Posts Tagged ‘architecture’

Video: Optical Illusions at the Parthenon

Thursday, October 22nd, 2009

Who knew? Ancient Greek architects might have been on to something when they built the Parthenon with subtle curves and without right angles. Some scholars argue that these features were intended to counter the brain’s tendency to see optical illusions.

Turns out that the folks at NOVA have known about this for a while. Watch a bit of video below, courtesy of NOVA Online, to learn more.

What did you think of this video? Do you know of other architects using optical illusions? Share below.

Need to see it for yourself? Click for travel to Greece.

The Path from Pergamon

Monday, May 4th, 2009

Janet Jones is Chair and Professor of Classics at Bucknell University and an active field archaeologist specializing in Greek and Roman art and architecture, ancient urbanization, ancient technology. Here, she reflects on the ancient Greek city of Pergamon, in what is now Turkey. Click here to learn more about Janet and traveling with her to Turkey.

The theater of Pergamon can seat up to 10,000 people and had the steepest seating of any ancient theater at the time.

The theater of Pergamon could seat up to 10,000 people and had the steepest seating of theaters in the ancient world.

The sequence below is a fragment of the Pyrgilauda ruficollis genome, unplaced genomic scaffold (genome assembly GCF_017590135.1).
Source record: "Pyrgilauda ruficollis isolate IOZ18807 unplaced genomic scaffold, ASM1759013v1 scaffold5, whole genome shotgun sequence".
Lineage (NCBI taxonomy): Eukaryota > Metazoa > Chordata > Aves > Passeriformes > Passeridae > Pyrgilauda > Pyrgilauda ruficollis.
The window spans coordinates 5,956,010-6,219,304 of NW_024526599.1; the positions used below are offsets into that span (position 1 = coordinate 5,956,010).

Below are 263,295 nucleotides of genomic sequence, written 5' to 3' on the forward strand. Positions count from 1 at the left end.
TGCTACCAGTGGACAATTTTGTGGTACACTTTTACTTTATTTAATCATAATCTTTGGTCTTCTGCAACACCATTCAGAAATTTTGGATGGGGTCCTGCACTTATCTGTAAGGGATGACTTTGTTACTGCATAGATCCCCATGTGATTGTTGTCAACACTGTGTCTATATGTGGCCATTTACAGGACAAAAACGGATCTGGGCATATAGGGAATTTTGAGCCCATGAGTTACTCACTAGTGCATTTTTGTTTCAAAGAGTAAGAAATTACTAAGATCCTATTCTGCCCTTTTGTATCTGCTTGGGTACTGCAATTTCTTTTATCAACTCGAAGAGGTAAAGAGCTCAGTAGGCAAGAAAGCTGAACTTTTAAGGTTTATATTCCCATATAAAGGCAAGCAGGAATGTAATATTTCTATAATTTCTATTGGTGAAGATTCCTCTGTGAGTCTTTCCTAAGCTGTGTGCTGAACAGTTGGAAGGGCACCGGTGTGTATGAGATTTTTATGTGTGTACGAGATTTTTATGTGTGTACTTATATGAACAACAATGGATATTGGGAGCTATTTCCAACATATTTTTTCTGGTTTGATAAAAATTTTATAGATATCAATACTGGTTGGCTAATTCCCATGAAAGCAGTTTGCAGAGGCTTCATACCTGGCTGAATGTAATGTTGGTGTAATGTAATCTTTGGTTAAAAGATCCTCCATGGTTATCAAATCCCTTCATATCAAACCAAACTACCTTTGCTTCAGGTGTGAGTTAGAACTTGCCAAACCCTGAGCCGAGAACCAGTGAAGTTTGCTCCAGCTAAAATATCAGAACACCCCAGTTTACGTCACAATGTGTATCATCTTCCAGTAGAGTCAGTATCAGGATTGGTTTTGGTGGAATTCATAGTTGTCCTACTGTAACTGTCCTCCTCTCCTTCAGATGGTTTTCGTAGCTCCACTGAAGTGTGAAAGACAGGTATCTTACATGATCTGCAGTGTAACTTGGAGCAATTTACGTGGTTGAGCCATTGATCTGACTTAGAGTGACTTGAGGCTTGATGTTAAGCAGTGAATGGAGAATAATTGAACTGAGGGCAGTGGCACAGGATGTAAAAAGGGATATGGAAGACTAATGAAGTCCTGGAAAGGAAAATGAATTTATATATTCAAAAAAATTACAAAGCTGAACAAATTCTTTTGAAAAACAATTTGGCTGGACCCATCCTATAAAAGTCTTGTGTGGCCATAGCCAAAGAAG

The first time I visited Pergamon (or Pergamum), I was 16. I was in Turkey as a high school exchange student and visiting some of the ancient sites along the west coast of Turkey with my host family. I remember sitting at the top of the theater, gazing out over the modern city of Bergama, hawks soaring below me, and thinking that I couldn’t imagine a more magical landscape. Perched there, at the top the world, I felt weightless, like I could fly out into space if I didn’t hold on. I looked to the terraces above me and, dizzy, I looked down to the orchestra of the theater far below and felt it anchor me to the hill.

There was so much I didn’t know about Pergamon when I was 16. But that visceral experience of the city was something I have never forgotten, even as I have learned about the city in great detail. I didn’t know then that the designers of the city had planned that very experience—that they had sited the theater with its unforgettable view to serve as the linchpin for a radical departure in city planning. I didn’t know that Pergamon had an experimental design, a radial plan playing off the shape of the theater. No plodding rectangular grid plan for the innovative rulers of this feisty Hellenistic kingdom. And I didn’t know that Pergamon had a high-tech aqueduct system with pressure pipes and secure underground tunnels to bring water from mountain springs up to the city on the ridge. The monumental center of Pergamon along the ridge top was high value real estate, visible for miles, and it sent out clear messages of power and wonder. This powerful little kingdom could handle all comers. Just ask the Gauls! (more…)